Last year was a pivotal time for mortgage regulations in Canada. The government introduced four major rule changes that are still just beginning to have ripple effects in the homebuying market.
But it wasn't done. This morning, the Office of the Superintendent of Financial Institutions (OSFI) announced one final tweak to the revisions that have been made over that past year.
Previously, buyers who, by making a larger down payment of 20 per cent or more, were able to secure a mortgage without requiring mandatory insurance, were also exempt from the stress test that came alongside it, as of 2016. That is no longer the case. Uninsured buyers are now obliged to complete that stress test as well.
The revision was made in response to the unintended incentivization of shorter-term mortgages that was brought on by the initial rule changes. By giving people a reason to over-extend their down payments or seek out lower interest rates—and, subsequently, end up with a shorter mortgage term—market conditions were changing to a significant degree that the government wasn't totally on board with.
"We didn't want to create an artificial incentive for borrowers to shorten term because of the regulation," said OSFI superintendent Jeremy Rudin.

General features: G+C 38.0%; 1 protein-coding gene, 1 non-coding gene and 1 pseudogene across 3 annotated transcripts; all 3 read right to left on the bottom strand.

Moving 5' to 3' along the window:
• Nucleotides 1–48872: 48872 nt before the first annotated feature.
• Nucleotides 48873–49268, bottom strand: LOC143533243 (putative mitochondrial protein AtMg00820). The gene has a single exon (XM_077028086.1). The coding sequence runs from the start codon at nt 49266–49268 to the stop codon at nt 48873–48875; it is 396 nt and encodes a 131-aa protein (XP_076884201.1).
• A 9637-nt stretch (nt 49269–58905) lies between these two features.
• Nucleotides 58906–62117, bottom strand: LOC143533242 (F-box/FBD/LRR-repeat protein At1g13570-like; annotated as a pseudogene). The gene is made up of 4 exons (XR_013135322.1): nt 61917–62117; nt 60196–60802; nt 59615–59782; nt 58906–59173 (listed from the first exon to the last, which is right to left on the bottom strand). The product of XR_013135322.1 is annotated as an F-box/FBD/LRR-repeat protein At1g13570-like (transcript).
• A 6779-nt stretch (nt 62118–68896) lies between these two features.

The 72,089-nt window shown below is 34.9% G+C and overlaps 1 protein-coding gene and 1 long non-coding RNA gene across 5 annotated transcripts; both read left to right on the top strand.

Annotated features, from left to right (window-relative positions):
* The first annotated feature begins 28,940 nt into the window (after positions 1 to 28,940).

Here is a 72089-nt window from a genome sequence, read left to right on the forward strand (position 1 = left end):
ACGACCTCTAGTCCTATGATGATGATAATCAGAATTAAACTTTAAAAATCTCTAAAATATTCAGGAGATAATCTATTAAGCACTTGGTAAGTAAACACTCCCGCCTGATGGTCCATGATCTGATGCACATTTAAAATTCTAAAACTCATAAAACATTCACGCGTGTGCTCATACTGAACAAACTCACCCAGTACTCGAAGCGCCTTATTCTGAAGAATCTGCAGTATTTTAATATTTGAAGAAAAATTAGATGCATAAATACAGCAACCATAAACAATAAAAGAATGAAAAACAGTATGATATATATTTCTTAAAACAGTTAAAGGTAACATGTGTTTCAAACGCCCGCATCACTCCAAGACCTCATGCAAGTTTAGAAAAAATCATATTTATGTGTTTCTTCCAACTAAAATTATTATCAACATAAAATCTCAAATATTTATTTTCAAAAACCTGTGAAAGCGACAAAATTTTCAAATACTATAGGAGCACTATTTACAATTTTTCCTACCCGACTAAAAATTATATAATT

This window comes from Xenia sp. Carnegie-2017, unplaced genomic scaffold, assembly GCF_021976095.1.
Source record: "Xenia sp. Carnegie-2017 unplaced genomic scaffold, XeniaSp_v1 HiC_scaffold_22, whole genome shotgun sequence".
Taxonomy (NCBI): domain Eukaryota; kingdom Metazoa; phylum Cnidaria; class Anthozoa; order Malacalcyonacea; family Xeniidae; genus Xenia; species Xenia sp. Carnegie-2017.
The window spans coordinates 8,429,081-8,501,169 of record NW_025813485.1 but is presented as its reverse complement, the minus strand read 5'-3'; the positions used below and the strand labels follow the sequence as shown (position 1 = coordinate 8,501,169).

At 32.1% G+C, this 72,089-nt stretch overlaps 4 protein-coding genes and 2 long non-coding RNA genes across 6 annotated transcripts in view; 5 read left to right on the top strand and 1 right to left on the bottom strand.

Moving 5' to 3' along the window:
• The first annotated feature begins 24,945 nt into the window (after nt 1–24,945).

The other change that was confirmed in Tuesday's announcement was a new wrinkle to the stress test that adds another option to how buyers are evaluated. In addition to the original method of using the five-year benchmark rate posted by the Bank of Canada, buyers will now have to prove that they can handle the original contractual rate plus two per cent, if that figure is greater than the benchmark rate projection.
Though these changes were brought on to quell the unintended consequences that were already emerging from last year's revisions, it is entirely possible that the latest ones could produce a similar unforeseen effect—one that the financial community will be watching out for.
"Our only remaining concern is the risk that all these changes will act in concert to create a more pronounced slowdown than any one regulatory body intended," wrote CIBC financial services analyst Robert Sedran in a research note Tuesday. "The answer to that question will only emerge in time."